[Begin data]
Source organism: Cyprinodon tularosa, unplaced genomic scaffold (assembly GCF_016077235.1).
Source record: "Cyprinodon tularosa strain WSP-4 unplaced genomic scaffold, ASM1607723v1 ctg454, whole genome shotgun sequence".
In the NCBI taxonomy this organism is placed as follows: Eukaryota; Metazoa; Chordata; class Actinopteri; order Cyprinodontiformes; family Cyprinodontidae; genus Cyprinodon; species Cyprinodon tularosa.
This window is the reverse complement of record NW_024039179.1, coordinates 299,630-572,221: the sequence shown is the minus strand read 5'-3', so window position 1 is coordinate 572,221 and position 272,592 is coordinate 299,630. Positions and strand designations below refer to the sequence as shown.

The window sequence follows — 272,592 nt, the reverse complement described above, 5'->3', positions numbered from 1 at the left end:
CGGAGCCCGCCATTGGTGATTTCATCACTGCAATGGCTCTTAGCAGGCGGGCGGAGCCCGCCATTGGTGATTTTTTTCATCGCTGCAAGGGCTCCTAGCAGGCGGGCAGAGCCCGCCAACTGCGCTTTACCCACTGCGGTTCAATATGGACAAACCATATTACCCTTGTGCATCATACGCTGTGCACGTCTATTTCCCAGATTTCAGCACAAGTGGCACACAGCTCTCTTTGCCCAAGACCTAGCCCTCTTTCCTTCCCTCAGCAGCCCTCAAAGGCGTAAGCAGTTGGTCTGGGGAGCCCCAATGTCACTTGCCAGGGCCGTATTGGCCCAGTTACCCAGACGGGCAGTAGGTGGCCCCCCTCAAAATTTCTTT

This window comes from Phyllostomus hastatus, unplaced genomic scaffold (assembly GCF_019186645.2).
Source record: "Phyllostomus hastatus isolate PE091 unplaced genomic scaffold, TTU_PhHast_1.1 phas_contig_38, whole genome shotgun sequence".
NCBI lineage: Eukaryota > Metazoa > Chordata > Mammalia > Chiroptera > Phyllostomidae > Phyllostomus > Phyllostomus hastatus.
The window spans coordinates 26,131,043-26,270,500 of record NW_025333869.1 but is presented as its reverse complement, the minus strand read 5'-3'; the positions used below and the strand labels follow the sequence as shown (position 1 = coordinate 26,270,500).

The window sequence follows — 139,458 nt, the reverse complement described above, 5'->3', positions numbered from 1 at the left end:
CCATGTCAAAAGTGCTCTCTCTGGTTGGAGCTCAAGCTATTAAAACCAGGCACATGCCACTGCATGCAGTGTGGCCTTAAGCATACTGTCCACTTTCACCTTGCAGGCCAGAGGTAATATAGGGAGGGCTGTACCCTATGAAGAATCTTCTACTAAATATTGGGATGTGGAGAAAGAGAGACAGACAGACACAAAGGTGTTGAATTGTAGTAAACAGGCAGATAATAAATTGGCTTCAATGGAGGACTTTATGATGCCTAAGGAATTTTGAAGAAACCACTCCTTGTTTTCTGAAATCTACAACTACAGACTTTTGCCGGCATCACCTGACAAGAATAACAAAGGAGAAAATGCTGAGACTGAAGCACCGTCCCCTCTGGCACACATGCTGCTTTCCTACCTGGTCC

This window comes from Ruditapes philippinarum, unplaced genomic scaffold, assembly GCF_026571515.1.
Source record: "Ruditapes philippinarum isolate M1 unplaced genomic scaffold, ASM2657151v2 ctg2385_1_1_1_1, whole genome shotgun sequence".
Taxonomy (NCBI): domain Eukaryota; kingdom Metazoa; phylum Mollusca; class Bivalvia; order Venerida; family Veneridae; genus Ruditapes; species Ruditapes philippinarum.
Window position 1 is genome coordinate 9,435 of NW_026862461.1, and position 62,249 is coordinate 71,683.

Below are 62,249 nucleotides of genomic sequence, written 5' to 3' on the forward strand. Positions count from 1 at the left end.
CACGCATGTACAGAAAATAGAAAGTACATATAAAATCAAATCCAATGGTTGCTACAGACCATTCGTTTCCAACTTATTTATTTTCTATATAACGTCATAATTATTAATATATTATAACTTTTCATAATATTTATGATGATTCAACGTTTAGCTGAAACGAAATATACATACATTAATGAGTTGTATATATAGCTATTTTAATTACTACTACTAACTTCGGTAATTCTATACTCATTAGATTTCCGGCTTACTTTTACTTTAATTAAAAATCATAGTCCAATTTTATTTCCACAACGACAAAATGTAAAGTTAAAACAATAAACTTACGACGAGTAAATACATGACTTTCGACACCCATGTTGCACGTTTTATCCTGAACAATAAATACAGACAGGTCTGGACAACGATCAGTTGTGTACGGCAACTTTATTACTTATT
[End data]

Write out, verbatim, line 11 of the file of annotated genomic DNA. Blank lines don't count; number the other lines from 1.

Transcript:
The window sequence follows — 139,458 nt, the reverse complement described above, 5'->3', positions numbered from 1 at the left end: